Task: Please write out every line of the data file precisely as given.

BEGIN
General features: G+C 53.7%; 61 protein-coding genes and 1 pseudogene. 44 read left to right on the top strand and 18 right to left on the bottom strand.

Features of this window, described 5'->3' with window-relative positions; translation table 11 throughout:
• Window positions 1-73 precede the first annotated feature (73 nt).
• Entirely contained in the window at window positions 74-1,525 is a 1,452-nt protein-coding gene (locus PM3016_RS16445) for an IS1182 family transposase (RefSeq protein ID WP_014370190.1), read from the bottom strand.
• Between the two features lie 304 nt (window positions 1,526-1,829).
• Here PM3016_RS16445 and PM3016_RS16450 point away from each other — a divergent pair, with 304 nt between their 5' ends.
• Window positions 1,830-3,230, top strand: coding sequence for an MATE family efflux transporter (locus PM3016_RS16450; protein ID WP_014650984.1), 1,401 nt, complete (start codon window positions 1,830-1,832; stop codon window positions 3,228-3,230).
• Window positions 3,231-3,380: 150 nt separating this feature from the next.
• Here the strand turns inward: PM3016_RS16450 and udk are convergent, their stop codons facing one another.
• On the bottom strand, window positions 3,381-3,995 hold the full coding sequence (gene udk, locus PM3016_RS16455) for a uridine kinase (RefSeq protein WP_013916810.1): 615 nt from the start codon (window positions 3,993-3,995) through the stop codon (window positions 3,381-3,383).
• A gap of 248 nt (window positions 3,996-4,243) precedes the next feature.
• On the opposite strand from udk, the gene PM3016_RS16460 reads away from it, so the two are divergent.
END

General features: G+C 53.7%; 61 protein-coding genes and 1 pseudogene. 44 read left to right on the top strand and 18 right to left on the bottom strand.

Features of this window, described 5'->3' with window-relative positions; translation table 11 throughout:
• Window positions 1-73 precede the first annotated feature (73 nt).
• Entirely contained in the window at window positions 74-1,525 is a 1,452-nt protein-coding gene (locus PM3016_RS16445) for an IS1182 family transposase (RefSeq protein ID WP_014370190.1), read from the bottom strand.
• Between the two features lie 304 nt (window positions 1,526-1,829).
• Here PM3016_RS16445 and PM3016_RS16450 point away from each other — a divergent pair, with 304 nt between their 5' ends.
• Window positions 1,830-3,230, top strand: coding sequence for an MATE family efflux transporter (locus PM3016_RS16450; protein ID WP_014650984.1), 1,401 nt, complete (start codon window positions 1,830-1,832; stop codon window positions 3,228-3,230).
• Window positions 3,231-3,380: 150 nt separating this feature from the next.
• Here the strand turns inward: PM3016_RS16450 and udk are convergent, their stop codons facing one another.
• On the bottom strand, window positions 3,381-3,995 hold the full coding sequence (gene udk, locus PM3016_RS16455) for a uridine kinase (RefSeq protein WP_013916810.1): 615 nt from the start codon (window positions 3,993-3,995) through the stop codon (window positions 3,381-3,383).
• A gap of 248 nt (window positions 3,996-4,243) precedes the next feature.
• On the opposite strand from udk, the gene PM3016_RS16460 reads away from it, so the two are divergent.